Cdr David Axon has been removed permanently from the command of HMS Somerset after an investigation into complaints of bullying and harassment.
Cdr Axon will move to a shore-based, non-command post
He was relieved of his command at the weekend to face an internal inquiry into complaints from two crew members about his leadership.
HMS Somerset returned to Plymouth on Thursday after six months in the Gulf protecting Iraq oil platforms.
Cdr Axon has not made any public comment on the allegations.
The equal opportunities investigation found that Cdr Axon's leadership and management style fell "significantly short of the exemplary standards the Royal Navy requires of its commanding officers".
The navy said that Cdr Axon, from Southsea, Portsmouth, would be appointed to a shore-based, non-command post with immediate effect.
A male officer and a female crew member had made separate complaints of a similar nature against Cdr Axon, the Ministry of Defence confirmed.
A spokesman for the MoD said: "We can categorically deny that the allegations were of a racial, sexual or violent nature."
The navy said it would be "inappropriate" to comment on the allegations in order to respect the privacy and confidentiality of people concerned.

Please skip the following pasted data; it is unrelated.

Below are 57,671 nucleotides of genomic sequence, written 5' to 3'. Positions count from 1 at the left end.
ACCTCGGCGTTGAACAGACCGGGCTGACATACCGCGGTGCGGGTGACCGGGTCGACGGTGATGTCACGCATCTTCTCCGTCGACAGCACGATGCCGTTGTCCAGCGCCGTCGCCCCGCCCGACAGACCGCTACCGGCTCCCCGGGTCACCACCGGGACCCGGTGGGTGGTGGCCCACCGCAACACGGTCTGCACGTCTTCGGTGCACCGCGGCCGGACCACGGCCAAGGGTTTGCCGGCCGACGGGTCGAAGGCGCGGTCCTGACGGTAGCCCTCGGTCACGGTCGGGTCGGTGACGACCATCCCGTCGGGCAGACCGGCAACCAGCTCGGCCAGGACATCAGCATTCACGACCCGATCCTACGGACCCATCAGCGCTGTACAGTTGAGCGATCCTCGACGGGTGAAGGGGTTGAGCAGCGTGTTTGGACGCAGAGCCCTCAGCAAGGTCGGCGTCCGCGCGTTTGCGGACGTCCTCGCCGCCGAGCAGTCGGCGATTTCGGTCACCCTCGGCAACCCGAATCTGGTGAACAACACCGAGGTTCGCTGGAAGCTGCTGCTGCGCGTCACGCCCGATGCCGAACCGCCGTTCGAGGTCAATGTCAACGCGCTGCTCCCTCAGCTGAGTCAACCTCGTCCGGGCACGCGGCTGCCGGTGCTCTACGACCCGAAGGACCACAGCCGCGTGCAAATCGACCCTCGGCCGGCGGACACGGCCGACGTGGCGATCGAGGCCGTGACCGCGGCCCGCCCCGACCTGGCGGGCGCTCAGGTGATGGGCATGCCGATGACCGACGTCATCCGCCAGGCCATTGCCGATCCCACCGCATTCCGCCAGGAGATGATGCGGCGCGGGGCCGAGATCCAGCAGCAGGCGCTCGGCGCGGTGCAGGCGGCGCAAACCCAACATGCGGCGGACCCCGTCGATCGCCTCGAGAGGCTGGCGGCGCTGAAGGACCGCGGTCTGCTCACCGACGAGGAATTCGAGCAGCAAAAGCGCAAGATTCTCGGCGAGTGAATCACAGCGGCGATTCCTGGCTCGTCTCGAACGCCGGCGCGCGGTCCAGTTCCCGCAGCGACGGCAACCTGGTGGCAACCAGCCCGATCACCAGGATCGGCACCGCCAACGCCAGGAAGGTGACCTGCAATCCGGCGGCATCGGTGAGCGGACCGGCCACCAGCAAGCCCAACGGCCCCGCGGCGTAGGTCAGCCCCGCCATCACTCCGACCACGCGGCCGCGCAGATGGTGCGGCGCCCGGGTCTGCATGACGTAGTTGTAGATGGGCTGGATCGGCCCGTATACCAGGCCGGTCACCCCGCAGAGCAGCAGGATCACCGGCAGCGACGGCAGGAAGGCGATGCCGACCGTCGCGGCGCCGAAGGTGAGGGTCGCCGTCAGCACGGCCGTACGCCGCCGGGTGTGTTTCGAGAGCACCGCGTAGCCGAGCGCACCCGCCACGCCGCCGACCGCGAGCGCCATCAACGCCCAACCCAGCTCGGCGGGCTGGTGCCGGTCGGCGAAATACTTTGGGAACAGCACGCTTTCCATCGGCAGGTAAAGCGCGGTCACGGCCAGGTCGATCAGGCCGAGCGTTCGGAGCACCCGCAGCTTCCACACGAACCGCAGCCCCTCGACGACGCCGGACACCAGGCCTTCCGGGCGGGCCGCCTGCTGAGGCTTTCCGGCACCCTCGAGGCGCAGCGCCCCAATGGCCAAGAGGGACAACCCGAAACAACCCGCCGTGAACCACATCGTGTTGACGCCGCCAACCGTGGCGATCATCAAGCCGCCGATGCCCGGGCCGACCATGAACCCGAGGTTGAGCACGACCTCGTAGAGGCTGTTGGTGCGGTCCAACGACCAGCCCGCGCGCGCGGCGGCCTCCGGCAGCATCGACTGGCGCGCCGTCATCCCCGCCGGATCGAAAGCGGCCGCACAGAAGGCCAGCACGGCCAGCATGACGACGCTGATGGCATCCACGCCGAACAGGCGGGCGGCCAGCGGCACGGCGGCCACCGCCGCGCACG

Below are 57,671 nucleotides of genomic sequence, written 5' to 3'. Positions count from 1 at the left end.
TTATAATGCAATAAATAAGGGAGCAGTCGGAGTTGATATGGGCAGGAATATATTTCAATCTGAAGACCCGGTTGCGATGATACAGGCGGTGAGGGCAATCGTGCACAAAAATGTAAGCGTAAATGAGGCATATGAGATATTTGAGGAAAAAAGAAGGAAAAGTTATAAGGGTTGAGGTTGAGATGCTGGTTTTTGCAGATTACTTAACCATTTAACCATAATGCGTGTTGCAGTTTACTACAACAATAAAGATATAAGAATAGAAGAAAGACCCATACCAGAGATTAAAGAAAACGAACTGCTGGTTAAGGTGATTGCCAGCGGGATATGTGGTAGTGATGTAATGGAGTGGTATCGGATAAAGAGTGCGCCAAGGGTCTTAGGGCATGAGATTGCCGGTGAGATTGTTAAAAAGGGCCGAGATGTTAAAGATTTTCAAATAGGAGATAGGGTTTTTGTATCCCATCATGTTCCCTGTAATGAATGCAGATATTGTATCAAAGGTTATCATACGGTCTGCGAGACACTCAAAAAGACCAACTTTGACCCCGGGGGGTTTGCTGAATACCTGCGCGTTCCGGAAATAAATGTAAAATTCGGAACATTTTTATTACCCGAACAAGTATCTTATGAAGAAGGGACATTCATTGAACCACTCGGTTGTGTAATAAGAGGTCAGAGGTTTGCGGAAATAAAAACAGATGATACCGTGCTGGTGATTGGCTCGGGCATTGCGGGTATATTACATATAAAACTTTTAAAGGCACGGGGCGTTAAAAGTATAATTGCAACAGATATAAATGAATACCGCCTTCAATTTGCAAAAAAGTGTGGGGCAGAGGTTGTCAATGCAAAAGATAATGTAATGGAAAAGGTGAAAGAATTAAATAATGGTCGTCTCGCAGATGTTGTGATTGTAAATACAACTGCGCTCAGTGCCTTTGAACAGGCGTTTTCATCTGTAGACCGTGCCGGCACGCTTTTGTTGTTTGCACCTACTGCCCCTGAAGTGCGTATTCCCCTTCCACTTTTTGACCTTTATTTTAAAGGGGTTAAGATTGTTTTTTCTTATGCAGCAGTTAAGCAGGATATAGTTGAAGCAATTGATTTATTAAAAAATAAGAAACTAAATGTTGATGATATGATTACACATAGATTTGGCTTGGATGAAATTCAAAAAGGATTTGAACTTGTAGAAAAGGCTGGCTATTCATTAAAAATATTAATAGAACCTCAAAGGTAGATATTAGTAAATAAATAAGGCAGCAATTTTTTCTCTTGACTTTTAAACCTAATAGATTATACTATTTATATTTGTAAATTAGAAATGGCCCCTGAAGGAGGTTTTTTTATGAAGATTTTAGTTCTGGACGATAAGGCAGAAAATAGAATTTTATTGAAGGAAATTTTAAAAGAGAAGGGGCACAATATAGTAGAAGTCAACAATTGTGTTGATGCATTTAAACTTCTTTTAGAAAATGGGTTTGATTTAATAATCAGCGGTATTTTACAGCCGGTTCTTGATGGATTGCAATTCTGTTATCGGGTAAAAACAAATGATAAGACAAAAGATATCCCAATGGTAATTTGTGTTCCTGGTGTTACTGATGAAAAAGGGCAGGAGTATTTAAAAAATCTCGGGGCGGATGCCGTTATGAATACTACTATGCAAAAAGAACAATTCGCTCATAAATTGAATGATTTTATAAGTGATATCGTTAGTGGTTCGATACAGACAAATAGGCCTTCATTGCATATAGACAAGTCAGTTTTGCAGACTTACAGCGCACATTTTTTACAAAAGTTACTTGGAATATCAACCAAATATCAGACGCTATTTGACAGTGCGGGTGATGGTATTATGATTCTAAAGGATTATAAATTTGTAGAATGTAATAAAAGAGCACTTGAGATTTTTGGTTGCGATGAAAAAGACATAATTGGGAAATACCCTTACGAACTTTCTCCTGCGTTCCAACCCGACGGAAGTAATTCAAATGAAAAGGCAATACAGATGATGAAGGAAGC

However, it said that "the indispensable bond of trust and respect between a commanding officer and the ship's company had been irrevocably damaged" as a result of Cdr Axon's actions .
And it stressed that the investigation had not found any evidence of "mutinous behaviour, insubordination, [or] disobedience" among the ship's company.
Earlier in the week, the MoD said: "The Royal Navy is an equal opportunities employer and is proud of its record.
"The service takes all such matters very seriously and acts swiftly to resolve issues of this nature when they are reported."
Cdr Axon was initially relieved of his command when the ship reached Gibraltar, but his removal has now been made permanent.
The ministry said the decision to recall Cdr Axon to the UK at the weekend was taken because it was "in the interests of all the people concerned".
"A ship is a small community," a spokesman said. "It was entirely appropriate for Cdr Axon to be given time to consider the allegations away from the ship."